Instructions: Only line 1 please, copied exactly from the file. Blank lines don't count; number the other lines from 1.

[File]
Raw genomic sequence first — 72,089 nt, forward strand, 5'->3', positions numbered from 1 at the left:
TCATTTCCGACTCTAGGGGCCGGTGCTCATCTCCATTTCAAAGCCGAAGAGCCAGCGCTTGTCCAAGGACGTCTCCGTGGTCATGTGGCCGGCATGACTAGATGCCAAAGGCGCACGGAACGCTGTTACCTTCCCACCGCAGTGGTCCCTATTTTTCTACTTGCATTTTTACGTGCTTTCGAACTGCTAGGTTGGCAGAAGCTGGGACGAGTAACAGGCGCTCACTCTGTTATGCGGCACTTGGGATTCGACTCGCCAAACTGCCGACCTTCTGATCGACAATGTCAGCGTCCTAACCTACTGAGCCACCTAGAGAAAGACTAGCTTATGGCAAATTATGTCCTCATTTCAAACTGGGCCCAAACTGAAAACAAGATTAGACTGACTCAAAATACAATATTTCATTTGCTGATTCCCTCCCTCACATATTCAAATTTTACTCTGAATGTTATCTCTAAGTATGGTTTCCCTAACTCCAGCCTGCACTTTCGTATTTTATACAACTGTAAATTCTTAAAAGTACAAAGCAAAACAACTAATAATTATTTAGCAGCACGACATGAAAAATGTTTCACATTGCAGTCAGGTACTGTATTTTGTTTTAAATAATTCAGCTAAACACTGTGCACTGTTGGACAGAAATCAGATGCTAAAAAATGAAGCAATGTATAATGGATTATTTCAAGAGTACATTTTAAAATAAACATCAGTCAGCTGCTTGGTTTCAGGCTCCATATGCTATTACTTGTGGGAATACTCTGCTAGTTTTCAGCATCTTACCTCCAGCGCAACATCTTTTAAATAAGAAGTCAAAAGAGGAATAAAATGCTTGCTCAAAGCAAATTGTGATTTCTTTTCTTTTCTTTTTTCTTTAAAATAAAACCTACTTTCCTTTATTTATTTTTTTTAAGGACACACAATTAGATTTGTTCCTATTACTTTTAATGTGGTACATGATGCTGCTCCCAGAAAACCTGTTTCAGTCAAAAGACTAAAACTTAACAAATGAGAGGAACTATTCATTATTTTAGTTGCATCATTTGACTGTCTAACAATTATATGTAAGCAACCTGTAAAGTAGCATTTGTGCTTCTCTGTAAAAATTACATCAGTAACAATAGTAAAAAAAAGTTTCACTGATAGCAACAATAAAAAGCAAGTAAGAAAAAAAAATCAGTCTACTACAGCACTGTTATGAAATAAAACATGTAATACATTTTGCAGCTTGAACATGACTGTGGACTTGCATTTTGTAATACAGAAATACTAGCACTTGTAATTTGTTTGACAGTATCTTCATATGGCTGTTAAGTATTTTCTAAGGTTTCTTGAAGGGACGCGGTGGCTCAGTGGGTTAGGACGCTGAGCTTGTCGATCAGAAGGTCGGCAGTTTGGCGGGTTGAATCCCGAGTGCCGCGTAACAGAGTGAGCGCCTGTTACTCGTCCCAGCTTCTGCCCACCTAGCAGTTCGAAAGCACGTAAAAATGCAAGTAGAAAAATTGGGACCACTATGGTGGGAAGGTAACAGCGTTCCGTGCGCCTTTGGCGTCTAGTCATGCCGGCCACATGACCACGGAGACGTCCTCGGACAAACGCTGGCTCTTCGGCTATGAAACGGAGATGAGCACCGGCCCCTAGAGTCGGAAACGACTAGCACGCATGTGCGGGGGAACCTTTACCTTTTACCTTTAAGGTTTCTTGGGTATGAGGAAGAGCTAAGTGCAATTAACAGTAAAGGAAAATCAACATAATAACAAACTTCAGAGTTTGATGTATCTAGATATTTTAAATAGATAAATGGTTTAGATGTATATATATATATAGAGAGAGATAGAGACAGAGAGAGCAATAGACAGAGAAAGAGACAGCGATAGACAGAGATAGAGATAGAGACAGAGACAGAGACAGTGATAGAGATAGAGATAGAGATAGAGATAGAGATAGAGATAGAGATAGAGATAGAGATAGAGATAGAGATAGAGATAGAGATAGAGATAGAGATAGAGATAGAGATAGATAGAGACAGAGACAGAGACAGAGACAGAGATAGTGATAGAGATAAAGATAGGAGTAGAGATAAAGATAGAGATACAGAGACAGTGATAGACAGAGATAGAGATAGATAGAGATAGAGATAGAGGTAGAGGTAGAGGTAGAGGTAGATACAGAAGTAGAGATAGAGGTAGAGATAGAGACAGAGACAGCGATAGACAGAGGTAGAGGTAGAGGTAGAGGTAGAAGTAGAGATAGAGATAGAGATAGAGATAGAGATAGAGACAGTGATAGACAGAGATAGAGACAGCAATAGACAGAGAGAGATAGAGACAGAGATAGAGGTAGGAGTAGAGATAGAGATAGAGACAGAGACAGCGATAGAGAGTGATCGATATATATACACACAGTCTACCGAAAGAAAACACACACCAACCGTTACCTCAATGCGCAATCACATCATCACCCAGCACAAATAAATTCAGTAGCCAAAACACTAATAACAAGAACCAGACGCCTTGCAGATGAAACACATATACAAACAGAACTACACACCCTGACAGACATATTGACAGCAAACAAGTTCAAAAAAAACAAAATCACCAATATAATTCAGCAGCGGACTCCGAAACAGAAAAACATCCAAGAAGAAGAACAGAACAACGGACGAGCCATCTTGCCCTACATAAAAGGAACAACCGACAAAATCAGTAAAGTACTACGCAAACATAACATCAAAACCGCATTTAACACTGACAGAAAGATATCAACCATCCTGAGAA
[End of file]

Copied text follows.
Raw genomic sequence first — 72,089 nt, forward strand, 5'->3', positions numbered from 1 at the left: